Russia’s economy will be hit hard by Western sanctions, but President Vladimir Putin faces no immediate political risk and his government will likely weather the economic fallout, a prominent Russian economist and banker said.
In an interview with RFE/RL’s Russian Service, Andrei Movchan said the war in Ukraine — now in its fourth month — was a powerful drain on the Russian government coffers, as were the punitive sanctions imposed by the West in response.
But he said that high global oil prices would buttress the government’s finances and that even though the wider Russian economy — and average Russians, in particular — will suffer, that was unlikely to pose a threat to Putin’s rule.
“Predictions about the imminent death of the regime have been made largely by the same people who have been making them for the past 20 years, and these predictions have not changed in any way,” Movchan said in the June 7 interview, speaking from London. “Petrocratic regimes are generally stable. Sanctions pressure rarely changes regimes.”
“Sanctions pressure consolidates regimes, makes them more stable, self-contained, and reactionary,” he said. “The war has indeed now become the means for maintaining hydrocarbon prices. The budget, of course, will suffer, and the Russian economy will have even greater problems in the coming years, comparable to those of the 1990s.”
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An economist by training, Movchan was a top executive at two of Russia’s leading independent investment banks during the 1990s and 2000s before launching his own asset management firm.
Russia’s economy is forecast to shrink drastically this year, as Western sanctions cripple the country’s GDP. The World Bank predicts output will shrink 11.2 percent this year, while Russia’s own Central Bank forecasts a drop of 7.5 percent.
The Bank of Finland forecasts a 10 percent decline in GDP, while the Washington-based Institute of International Finance has a dramatically darker forecast, predicting a drop of 15 percent.
Such a decrease would be the sharpest since the early 1990s, when Russia was struggling to make the difficult transition from a state-controlled economy to a free market.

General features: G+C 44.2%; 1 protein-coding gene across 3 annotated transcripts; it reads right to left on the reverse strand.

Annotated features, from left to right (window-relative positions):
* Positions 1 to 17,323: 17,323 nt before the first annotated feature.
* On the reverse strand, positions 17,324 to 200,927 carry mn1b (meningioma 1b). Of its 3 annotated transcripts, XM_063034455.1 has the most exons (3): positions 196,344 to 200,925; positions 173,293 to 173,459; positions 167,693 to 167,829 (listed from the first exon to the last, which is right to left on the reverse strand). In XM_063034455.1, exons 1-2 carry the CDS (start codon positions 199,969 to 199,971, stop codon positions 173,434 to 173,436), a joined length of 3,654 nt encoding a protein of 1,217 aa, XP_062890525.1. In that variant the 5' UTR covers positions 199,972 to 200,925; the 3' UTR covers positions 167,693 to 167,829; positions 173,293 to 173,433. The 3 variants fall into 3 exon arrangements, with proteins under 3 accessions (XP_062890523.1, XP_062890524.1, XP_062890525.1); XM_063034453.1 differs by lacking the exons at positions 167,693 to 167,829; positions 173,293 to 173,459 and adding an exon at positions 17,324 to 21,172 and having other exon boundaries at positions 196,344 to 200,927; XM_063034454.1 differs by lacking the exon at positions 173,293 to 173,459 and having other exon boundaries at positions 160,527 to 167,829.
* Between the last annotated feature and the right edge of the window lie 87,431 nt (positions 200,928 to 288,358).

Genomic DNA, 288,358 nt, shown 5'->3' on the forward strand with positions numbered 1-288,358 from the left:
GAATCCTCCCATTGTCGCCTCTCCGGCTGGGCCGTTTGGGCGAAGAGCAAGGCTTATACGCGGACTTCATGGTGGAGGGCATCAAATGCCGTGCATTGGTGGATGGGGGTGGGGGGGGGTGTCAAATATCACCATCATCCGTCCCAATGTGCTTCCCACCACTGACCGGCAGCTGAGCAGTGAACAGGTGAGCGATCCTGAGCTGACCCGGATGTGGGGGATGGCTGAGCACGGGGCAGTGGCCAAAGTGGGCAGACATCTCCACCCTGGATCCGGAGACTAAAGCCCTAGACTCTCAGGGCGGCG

Russia remains heavily reliant on the export of oil and gas, revenues from which have bolstered its finances and stymied Western efforts to restrain Moscow economically.
The European Union foreign affairs chief has estimated that oil exports alone yield $1 billion a day for Russia.
Movchan said that whatever economic pain Russia feels is likely to be felt most acutely by average citizens.
“Of course, the losers from this war, despite these [high oil] prices, are the ordinary people of Russia who had little access to the export of hydrocarbons before — and now it will be much less.
“For the elites, the balance of the current account of foreign exchange transactions is really important, and it will be maintained quite stably,” he said of an important indicator of economic health. That “will allow the elites to rule, satisfy their needs, and control the power bloc” — a reference to the security, law enforcement, and military agencies that hold oversized influence on government policy.
“Stability of the type seen in Iran, Venezuela, North Korea: that’s what Russia is now entering into,” he said.
Asked about the likelihood of substantive political change as a result of the sanctions, Movchan predicted there would be little.
“Sanctions certainly have an economic effect, but they really do not lead to a serious change in foreign and domestic policy and to a change in power,” he said.